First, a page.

Housing: the better choice
for people and communities
The DRC offers community-based, common-sense solutions that provide permanent housing, not just temporary shelter, because housing for people experiencing homelessness saves money, improves lives and creates a more vibrant community.
HOUSING SAVES MONEY
Homelessness is costly. More than $30 million—$12 million in public funds and $18 million in private contributions— is spent on homeless services in Fort Worth and Tarrant County annually.
Only one in every three dollars is spent on solutions like housing that end homelessness.
“Emergency shelters, primary care at the emergency rooms, 9-1-1 response to homeless shelters, detoxification, and the cost incurred by libraries for providing de facto daytime shelter for the homeless are important services to be sure, but do not end homelessness,” according to the City of Fort Worth study that launched its Directions Home program to end chronic homelessness.
Housing, the common sense solution to homelessness, simply costs less.
Evidence suggests that as much as $1 million in public money can be saved annually for every 100 chronically homeless individuals housed, based on reduced use of hospital care and emergency services.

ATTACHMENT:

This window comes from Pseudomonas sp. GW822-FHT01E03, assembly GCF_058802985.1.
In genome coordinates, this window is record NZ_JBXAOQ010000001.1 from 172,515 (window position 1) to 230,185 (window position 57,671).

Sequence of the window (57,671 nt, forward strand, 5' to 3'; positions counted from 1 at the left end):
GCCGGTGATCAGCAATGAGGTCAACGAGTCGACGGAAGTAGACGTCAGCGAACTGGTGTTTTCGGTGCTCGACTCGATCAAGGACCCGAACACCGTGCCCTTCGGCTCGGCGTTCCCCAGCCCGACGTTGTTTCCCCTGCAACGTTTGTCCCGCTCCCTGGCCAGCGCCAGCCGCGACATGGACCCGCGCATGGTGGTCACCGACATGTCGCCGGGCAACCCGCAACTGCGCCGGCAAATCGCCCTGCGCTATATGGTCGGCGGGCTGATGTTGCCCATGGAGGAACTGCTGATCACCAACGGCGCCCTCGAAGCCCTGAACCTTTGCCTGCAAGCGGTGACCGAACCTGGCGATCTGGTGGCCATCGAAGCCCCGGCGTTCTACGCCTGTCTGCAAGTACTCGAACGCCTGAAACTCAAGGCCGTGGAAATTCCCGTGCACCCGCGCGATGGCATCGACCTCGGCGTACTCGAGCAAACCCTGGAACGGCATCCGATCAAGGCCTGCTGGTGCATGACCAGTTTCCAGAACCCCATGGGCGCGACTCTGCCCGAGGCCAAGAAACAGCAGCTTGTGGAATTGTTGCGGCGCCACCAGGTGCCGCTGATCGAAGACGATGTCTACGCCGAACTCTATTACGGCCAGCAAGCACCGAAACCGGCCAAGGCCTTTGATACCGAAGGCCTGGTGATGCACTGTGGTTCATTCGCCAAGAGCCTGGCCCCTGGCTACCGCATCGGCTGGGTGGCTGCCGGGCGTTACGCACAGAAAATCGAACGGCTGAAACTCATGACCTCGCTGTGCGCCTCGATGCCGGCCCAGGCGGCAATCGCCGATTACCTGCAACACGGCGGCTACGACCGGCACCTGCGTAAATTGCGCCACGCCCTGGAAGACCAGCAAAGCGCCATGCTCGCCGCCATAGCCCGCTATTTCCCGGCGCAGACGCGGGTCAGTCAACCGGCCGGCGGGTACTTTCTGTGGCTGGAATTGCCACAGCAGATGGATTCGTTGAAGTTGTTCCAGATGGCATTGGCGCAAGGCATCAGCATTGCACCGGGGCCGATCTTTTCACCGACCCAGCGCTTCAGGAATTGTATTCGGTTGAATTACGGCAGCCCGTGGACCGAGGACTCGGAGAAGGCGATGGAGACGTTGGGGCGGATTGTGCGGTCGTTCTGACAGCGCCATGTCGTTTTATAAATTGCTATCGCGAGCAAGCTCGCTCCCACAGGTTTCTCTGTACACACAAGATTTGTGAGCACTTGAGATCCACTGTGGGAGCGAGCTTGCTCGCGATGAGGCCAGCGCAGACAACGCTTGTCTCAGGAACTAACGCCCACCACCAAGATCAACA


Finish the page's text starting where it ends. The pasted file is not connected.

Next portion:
HOUSING IMPROVES LIVES
Homelessness places people of all ages at greater risk of victimization, disease, mental illness and substance abuse than their fellow Americans.
These factors combine to reduce life expectancy for people experiencing homelessness to an average of 64 years, compared to the U.S. average of almost 80 years.
By contrast, housing improves health, based on reduced demand for emergency medical services among people who have escaped homelessness.
HOUSING IS HEALTHIER
The concentration of homeless services in Fort Worth’s East Lancaster Avenue corridor has cost the city millions in lost taxable property value increases. This economic stagnation compounds the public and private costs of homelessness.
Instead of concentrating services in one neighborhood, DRC solutions reach out to people where they are through colocation. Collocated services and housing combine to form a solution that costs less and works better for all concerned.
THE BOTTOM LINE
We have a choice: we can spend millions to merely manage homelessness or invest to end it. Housing is the choice of greatest value to individuals and our community.